I suppose we at least have to acknowledge that it is a possibility that publishing may become a totally on-line business. But such a “totally on-line” business would still do boring analog things like printing books, magazines, and newspapers. Annoyingly for the commentariat many people still seem to want these things.

It always boils down to definition of terms: does the fact that most publishers have completely digital work flows and print digitally make them digital businesses? Most of their products are sold on-line, whether they arrive as a UPS carton or a file. Orders and payments flash back and forth via EDI. Data gathering and analysis, while still inconsistently applied, are at least now acknowledged to be “a good thing”. Of course any totally on-line business has a physical aspect or two, at least cups of Starbucks and Chinese takeout. (Did you know that those square waxed paper containers with a little metal carrying handle are designed to fold out to make a plate?)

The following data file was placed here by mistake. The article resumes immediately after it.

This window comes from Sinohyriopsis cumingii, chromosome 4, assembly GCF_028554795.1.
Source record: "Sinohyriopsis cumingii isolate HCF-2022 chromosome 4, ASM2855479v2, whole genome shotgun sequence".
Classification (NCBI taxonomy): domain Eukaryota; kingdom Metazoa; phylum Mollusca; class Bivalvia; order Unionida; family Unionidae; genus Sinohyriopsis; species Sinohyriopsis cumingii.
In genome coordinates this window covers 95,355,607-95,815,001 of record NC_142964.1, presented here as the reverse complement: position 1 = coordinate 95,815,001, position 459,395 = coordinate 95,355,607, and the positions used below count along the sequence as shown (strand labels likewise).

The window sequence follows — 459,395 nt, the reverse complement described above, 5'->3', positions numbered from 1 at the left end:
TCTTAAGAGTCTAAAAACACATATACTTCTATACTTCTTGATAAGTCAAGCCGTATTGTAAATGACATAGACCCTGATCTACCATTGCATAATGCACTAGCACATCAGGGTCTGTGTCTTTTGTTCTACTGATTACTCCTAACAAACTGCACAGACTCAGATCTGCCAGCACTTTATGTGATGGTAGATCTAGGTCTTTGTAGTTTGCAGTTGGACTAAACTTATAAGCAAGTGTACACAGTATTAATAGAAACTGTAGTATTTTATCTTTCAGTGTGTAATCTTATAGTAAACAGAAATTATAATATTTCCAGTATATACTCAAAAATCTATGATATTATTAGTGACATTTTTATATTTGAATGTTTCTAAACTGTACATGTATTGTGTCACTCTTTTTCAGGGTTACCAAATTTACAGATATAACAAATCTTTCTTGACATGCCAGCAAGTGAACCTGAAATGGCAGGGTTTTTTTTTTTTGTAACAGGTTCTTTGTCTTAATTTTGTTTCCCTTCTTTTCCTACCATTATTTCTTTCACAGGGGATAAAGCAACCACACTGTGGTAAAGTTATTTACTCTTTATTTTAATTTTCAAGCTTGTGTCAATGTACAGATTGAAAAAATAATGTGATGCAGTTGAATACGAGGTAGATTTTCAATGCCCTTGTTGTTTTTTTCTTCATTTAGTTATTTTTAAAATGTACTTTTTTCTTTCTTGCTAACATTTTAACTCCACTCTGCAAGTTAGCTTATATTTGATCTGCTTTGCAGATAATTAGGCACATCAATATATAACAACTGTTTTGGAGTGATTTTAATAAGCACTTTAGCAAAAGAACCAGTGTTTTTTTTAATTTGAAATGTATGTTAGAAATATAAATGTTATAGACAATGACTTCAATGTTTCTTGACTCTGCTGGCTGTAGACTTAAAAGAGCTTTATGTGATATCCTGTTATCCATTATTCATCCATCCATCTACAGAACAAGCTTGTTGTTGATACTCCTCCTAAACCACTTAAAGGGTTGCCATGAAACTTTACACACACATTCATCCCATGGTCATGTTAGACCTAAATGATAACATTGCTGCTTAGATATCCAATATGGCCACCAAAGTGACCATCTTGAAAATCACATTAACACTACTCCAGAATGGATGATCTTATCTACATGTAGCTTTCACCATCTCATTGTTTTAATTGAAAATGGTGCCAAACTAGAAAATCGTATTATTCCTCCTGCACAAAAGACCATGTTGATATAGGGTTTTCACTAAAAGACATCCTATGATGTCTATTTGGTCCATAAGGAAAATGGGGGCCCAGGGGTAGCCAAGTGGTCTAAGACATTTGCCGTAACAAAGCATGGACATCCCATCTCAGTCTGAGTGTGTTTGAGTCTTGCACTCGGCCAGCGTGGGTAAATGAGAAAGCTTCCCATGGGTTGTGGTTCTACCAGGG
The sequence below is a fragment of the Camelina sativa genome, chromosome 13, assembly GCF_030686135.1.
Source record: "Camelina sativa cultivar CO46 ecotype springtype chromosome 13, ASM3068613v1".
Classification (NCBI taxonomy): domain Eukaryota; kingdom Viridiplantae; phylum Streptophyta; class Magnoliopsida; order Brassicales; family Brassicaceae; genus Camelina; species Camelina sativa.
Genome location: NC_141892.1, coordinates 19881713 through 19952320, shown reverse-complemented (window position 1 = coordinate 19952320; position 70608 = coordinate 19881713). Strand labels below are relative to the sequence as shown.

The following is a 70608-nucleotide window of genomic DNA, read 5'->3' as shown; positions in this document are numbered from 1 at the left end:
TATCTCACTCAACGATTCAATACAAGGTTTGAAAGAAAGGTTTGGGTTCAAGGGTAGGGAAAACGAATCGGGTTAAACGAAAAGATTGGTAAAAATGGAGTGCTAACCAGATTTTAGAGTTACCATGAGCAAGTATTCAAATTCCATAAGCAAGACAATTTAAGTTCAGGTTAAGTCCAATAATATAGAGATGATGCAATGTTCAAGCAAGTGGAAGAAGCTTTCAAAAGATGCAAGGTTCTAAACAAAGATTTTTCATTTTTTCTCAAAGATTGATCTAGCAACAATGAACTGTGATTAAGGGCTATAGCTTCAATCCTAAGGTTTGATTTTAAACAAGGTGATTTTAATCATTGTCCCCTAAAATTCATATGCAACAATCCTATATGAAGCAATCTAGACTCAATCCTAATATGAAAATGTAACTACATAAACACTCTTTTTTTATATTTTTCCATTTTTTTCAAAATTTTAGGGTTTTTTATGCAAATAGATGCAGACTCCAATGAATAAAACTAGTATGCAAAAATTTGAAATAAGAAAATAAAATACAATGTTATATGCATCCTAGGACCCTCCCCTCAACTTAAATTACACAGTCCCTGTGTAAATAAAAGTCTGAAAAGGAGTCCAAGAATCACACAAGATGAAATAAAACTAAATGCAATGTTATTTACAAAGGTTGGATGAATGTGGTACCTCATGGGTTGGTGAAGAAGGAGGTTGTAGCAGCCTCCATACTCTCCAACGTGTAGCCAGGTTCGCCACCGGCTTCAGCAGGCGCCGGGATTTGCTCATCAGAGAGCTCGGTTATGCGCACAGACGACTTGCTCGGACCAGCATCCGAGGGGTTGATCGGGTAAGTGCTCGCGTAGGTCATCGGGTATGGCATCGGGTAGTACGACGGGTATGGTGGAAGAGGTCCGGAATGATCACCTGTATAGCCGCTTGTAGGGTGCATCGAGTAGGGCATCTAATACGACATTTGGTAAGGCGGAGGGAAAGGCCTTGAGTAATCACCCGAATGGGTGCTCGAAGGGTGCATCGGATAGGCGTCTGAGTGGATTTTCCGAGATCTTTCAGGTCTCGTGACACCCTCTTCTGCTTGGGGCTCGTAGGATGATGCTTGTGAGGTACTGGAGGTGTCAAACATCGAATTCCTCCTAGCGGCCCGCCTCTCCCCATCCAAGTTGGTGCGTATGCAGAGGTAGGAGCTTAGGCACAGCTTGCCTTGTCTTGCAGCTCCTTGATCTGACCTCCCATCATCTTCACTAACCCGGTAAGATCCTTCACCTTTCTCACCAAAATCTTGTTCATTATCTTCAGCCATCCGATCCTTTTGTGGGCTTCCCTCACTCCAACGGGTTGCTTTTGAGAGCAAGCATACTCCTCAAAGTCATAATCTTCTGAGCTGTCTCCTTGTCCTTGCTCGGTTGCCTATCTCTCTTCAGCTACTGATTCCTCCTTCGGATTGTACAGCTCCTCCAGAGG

Publishing Executive addresses the implications of Microsoft’s take-over of LinkedIn in this short piece by Ellen Harvey. So much of what taker-overers say about their acquisitions is of course merely aspirational. Microsoft, for so long an ex-golden-touch company, may just be wrong in their hopes for LinkedIn as a publishing platform. On the other hand, with the right touch (and enough money) why not? It’s probably not enough to aim for “more user-friendly content experiences” though. We keep seeing articles proclaiming Facebook as the next mega publisher. So what? If that’s what people end up wanting, why shouldn’t they? Hidden behind these statements (often not so very hidden either) is the implication that this or that development will spell the end of publishing as we know it. At an idiot level, which many of these commentators seem to struggle to rise above, “anything as we know it” is “doomed” to come to an end. But that doesn’t mean that people and organizations are incapable of adjustment to new circumstances. With determination you can see 225 different species of dinosaur in Central Park. We just call them birds nowadays.

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